Mary is not an uncommon name. All we know about her is the fact that her faith had moved her to work. She was someone who worked hard to meet the needs of the apostles. It was a gift from her heart, and it was received as an offering to God. It says she bestowed much labor upon them. This was an act of worship to God. We are not told anything more about this person. No one could say that her Christianity was just a Sunday-morning phenomenon. She acted on her beliefs, for the benefit of others.

Salute Andronicus and Junia, my kinsmen, and my fellow-prisoners, who are of note among the apostles, who also were in Christ before me.

Andronicus and Junia, Pauls’ kinsmen were “noteworthy among the apostles,” and were saved before Paul was. I am not sure whether he is saying that they were “noteworthy apostles”, or that the apostles took note of them. The Twelve were certainly not the only apostles: Barnabas was also called an apostle (Acts 14:14). Possibly these two were also apostles. That is the way it seems to read.

Greet Amplias my beloved in the Lord.
Salute Urbane, our helper in Christ, and Stachys my beloved.
10 Salute Apelles approved in Christ. Salute them which are of Aristobulus’ household.

Amplias, Urdane, Stachys, Apelles, and all those of Aristobulus’ household… All we know about them is that they were a blessing to Paul and he never forgot it.

Are you starting to see a pattern, here? Paul did not see people only as a “flock:” the individuals were important to him. From what we see in scripture, I have to conclude that The Lord sees his flock that way, too—as a group of individuals, each of whom is individually important to Him, and each of whom he knows completely. There is a video on the internet of a small boy in Afghanistan. The video is actually about his use of a sling, such as David used, but in the course of the conversation, the interviewer asked how many sheep he had. The child shrugged cheerfully that he did not know the number. So the interviewer asked (through a translator) how he would know if any were missing, since he did not know how many he had. The child looked a little incredulous at such a silly question, but answered that he would know immediately because he knew them all.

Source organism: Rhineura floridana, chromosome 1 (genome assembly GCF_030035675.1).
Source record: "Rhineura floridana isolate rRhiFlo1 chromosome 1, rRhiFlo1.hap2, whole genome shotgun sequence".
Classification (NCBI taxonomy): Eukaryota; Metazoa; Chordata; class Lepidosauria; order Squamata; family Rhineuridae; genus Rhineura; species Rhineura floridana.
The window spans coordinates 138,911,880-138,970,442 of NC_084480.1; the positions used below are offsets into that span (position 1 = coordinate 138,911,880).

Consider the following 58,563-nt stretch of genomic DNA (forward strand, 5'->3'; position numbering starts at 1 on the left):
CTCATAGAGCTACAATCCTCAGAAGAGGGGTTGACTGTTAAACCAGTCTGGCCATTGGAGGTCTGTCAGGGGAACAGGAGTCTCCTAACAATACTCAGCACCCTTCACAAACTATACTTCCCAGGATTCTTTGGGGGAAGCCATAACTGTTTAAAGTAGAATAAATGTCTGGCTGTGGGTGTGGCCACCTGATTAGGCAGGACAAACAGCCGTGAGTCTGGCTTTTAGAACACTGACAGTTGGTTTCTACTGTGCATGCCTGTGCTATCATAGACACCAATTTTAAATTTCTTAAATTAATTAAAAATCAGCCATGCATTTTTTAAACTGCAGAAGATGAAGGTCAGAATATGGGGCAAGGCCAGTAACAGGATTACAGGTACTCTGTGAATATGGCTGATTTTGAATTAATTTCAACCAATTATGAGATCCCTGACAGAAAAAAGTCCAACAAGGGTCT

Jesus says that even the hairs of our heads are “numbered.” And in John 10:27, 28 he states that he knows his sheep. If he knows them so well and cares about the details of their lives to the extent that he knows each hair by location and number, how could he not also care about us as individuals? In this chapter, a whole bunch of individuals are called out, individually, by name for special attention…which was included in God’s eternal Word. This is not just a casual newsletter.

11 Salute Herodion my kinsman. Greet them that be of the household of Narcissus, which are in the Lord.

Herodian (a relative of Paul’s, evidently) and them who were saved of the household of Narcissus. He mentioned a few groups here without naming them individually, but recognizing that they as a group were important to him.

12 Salute Tryphena and Tryphosa, who labour in the Lord. Salute the beloved Persis, which laboured much in the Lord.

Tryphena, and Tryphosa, and Persis…all servants of God who served faithfully. Persis evidently even more than the others. It is interesting to see that God recognizes degrees of service, as well as the fact of faithful service. This should encourage our hearts, to know that if we serve more, God is not blind to it.

13 Salute Rufus chosen in the Lord, and his mother and mine.

Rufus, and his mother (also Paul’s? If that is the case, this is all the information we have to that effect.) Perhaps he considered her his adopted mother. Jesus, from the cross, turned his mother over to John for care, and instructed her to see John as her son, and John to see her as his mother. I really don’t know what this means, in this passage.

14 Salute Asyncritus, Phlegon, Hermas, Patrobas, Hermes, and the brethren which are with them.
15 Salute Philologus, and Julia, Nereus, and his sister, and Olympas, and all the saints which are with them.

Asyncritus, Phlegon, Hermas, Patrobas, Hermes and the believers with them. Philologus, Julia, and Olympas and the believers with them (more house-churches?)

16 Salute one another with an holy kiss. The churches of Christ salute you.

“Salute all these, and one another; the Churches of Christ greet you.” I am not certain what is meant by the “holy kiss”, but I do know that some churches practice this and other things mentioned in scripture, simply because it is mentioned, whether they understand it or not. There are churches that make an ordinance of physically washing one another’s feet. There are others that will not have musical instruments in their services, because “…there is no Biblical record of musical instruments in the New Testament Church.” (There isn’t any Biblical record of them having special church-buildings either, nor a host of other things that we count normal in our cultures…)

I think it is our responsibility to understand the scripture as best we can, and obey what we understand. It is not acceptable in American culture for men to kiss one another. The Old Russian Believers practice such a thing specifically because of this verse. That does not offend me. On the other hand, I think I am free to warmly greet believers as brothers and sisters in Christ in the manner dictated by our culture. I hope that does not offend them.

Final Warnings and Admonitions

17 Now I beseech you, brethren, mark them which cause divisions and offences contrary to the doctrine which ye have learned; and avoid them.
18 For they that are such serve not our Lord Jesus Christ, but their own belly; and by good words and fair speeches deceive the hearts of the simple.